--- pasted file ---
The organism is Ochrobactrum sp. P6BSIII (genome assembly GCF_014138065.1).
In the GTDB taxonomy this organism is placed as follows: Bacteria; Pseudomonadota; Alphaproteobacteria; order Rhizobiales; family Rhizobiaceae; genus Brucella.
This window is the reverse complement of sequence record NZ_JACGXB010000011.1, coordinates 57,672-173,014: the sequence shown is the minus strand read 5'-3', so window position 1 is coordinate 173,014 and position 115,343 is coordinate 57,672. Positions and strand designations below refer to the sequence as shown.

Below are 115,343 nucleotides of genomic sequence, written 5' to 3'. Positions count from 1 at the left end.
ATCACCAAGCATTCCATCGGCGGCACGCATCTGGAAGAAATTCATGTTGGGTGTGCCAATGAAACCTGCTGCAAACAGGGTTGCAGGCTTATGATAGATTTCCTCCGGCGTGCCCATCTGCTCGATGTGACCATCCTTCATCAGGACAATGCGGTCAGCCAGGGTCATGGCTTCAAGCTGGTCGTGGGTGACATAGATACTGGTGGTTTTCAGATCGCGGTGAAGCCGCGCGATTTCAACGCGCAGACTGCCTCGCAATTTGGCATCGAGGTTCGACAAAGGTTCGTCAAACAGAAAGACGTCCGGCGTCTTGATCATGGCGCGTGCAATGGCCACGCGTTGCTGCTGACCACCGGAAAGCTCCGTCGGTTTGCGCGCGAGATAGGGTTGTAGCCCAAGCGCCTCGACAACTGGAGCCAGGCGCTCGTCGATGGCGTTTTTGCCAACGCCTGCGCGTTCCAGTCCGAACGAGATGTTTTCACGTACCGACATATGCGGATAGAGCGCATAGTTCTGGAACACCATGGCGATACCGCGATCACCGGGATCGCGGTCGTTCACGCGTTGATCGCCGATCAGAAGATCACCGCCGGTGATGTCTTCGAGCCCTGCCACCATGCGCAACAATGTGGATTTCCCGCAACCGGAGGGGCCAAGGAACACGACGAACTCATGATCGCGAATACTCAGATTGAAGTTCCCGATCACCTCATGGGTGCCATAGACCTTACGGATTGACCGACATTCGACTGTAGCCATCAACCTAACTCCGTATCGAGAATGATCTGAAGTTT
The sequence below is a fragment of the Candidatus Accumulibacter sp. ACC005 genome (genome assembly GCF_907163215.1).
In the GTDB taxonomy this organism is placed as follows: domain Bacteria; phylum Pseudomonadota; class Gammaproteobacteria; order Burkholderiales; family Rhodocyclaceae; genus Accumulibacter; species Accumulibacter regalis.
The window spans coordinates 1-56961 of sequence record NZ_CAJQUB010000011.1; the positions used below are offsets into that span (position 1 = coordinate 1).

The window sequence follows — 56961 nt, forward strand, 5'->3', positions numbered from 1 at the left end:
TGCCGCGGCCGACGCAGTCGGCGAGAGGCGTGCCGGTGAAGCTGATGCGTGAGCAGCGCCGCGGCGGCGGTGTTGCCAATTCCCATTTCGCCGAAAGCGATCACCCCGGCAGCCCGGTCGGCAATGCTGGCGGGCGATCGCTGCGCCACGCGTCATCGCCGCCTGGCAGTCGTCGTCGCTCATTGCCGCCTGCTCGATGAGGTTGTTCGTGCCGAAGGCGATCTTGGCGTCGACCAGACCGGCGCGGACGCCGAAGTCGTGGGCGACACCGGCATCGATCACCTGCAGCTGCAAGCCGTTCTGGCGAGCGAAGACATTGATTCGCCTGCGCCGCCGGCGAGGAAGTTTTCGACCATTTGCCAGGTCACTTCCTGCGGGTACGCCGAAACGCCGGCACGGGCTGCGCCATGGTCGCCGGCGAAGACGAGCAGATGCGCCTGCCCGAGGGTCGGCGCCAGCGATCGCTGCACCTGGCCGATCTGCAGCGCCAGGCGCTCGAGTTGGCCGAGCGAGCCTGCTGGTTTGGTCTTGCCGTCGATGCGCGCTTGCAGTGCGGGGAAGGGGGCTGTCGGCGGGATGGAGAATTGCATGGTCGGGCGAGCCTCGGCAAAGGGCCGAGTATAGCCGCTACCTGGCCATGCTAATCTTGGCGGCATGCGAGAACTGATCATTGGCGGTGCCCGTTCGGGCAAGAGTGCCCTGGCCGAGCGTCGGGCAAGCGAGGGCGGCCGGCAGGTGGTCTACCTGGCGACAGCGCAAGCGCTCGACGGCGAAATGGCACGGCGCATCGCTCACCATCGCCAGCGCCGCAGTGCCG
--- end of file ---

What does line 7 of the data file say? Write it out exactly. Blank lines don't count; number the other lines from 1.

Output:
In the GTDB taxonomy this organism is placed as follows: domain Bacteria; phylum Pseudomonadota; class Gammaproteobacteria; order Burkholderiales; family Rhodocyclaceae; genus Accumulibacter; species Accumulibacter regalis.